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In October 1660, rumors began swirling that the child Anne Hyde was carrying was fathered by the King’s brother, James Stuart, Duke of York. Even worse, the child wouldn’t be a bastard because the couple secretly married the month before. James’s mother, Henrietta Maria of France, was enraged; Anne’s father, Edward Hyde, a councilor to Charles II, stated publicly that he would rather his daughter was James’s whore than his wife. In short, it wasn’t well-received.

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The Orleans at the Palais Royal

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A few weeks ago we covered the 1644 flight of Henrietta Maria of France from England to France in the middle of the Civil War. Her departure came on the heels of giving birth to her ninth and final child, a daughter she named Henrietta Anne (“Minette”). The Princess remained in England under the care of guardians for two years until she was spirited out of the country in the summer of 1646 to join her mother in France.

Her escape was like something from an adventure novel – the trusted noblewoman put in charge of her, Lady Dalkeith, disguised herself as a hunchbacked French peasant and passed off Minette as a boy named Pierre. Aided by servants who waited three days to sound the alarm that they were gone, the two managed to leave the country unscathed despite Minette’s insistence on telling everyone they encountered that her name wasn’t Pierre, but “Princess,” and her real clothes were much nicer. A girl after my own heart.

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Catholicism & Stuart England

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The Stuarts’ relationship with Catholicism is fascinating, but not wholly surprising. The founder of the royal House in England was James I, who succeeded the last Tudor monarch, Elizabeth I, in 1603. He originated in Scotland, the great-great-grandson of Henry VII and son of Elizabeth’s bested rival, Mary, Queen of Scots. Mary’s Catholicism – alongside her poor marital choices, gender and foreignness – lost her her crown and James’s Protestantism, even if sincere, was hardly a choice.

His faith ensured his place in the English succession, a point he reinforced by marrying the Protestant princess, Anne of Denmark, thus ensuring a Protestant heir. It spoke to anti-Catholic feeling in England – and Scotland, for that matter – but it’s worth noting the larger power balance in Europe. France and Spain, England’s true peers on the continental stage, remained Catholic. England was continually in and out of war with Spain, wounds which were very much wrapped up in the Reformation, from Henry VIII’s divorce from Katherine of Aragon, to the earnest desire of their daughter, Mary I, to marry King Philip II and deliver England back to Rome. Elizabeth I began her reign with tolerance, but as the decades wore on, she moved further and further away from appeasement, religion the source of nearly every plot and rebellion against her.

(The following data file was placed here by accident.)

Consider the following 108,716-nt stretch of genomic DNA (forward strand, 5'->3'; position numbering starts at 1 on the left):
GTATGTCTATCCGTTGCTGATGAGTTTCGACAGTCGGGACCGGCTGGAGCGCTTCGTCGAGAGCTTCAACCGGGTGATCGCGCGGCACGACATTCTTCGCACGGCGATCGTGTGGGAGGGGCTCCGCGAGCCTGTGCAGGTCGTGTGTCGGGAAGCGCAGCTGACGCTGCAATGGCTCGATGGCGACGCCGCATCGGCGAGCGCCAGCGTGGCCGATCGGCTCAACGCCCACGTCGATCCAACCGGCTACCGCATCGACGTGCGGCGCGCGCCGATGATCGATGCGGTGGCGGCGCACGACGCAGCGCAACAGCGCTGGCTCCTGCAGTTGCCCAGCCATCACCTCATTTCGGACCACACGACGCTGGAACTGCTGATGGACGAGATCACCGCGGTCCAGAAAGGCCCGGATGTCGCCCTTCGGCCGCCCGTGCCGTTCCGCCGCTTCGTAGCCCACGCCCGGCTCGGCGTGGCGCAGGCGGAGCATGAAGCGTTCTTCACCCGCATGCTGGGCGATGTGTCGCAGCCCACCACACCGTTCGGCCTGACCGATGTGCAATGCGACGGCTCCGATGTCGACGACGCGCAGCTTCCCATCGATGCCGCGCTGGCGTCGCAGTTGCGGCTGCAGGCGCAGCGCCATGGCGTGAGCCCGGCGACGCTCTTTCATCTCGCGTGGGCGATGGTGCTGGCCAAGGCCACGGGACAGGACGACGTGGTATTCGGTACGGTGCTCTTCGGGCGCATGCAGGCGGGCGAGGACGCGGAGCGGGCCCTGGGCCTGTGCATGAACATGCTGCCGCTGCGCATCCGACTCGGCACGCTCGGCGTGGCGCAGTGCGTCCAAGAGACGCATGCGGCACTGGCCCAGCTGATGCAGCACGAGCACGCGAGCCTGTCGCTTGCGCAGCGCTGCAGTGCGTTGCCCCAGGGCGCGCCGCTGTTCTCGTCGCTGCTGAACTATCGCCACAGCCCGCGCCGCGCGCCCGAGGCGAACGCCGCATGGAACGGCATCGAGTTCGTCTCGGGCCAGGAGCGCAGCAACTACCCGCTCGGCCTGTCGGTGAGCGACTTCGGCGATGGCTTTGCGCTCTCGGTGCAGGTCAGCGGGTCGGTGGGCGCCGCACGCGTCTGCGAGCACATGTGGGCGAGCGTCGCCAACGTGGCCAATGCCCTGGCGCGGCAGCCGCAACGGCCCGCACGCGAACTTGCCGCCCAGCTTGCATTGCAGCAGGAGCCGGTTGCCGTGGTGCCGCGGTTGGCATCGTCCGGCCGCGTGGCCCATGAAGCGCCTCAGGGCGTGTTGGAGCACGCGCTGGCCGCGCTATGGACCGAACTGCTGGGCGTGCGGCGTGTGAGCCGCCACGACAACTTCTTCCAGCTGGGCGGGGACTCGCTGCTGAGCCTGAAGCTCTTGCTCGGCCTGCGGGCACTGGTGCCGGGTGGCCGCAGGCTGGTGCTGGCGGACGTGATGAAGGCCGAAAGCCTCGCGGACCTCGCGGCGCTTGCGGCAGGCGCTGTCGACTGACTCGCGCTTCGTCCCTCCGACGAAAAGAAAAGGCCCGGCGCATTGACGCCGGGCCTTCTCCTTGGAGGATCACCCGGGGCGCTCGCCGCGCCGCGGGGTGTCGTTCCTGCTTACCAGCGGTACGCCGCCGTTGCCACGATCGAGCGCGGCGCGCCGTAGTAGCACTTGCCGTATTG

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The Flight of Henrietta Maria of France

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A few weeks ago we covered the bizarre six-year period during which the Princess of Wales (Caroline of Brunswick) left England for Italy, living a life of excess and scandal, while her husband, the future George IV, tried to launch a case for divorce against her. Part of what made that so notable is how relatively rare it is for senior members of the British Royal Family to live abroad – save foreign marriages and official positions, historically, those instances are almost always driven by political necessity.

We’ve talked about Charles I and Henrietta Maria of France before, but we focused on their first five years of marriage when the two were at odds and in the middle of petty power plays. By the dawn of the 1630s, their home life was a happy one, and over the subsequent decade they produced seven children, settled into domesticity and were seemingly besotted with one another. The same can’t be said for Charles’s public life, which is to say his rule.

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Mary, Queen of Scots at the French Court

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So much of Mary, Queen of Scots’ later life was operatic that it’s easy to gloss over her formative years. Her violent death, her rivalry with Elizabeth I, her disastrous second and third marriages, the possibility she was involved in a murder – all of this tends to drown out the rest. But much like Eleanor of Aquitaine, the “less” dramatic early years actually involved being the queen of France and Mary’s long-term residency at the French court uniquely positioned her as both a Stuart and Scottish monarch.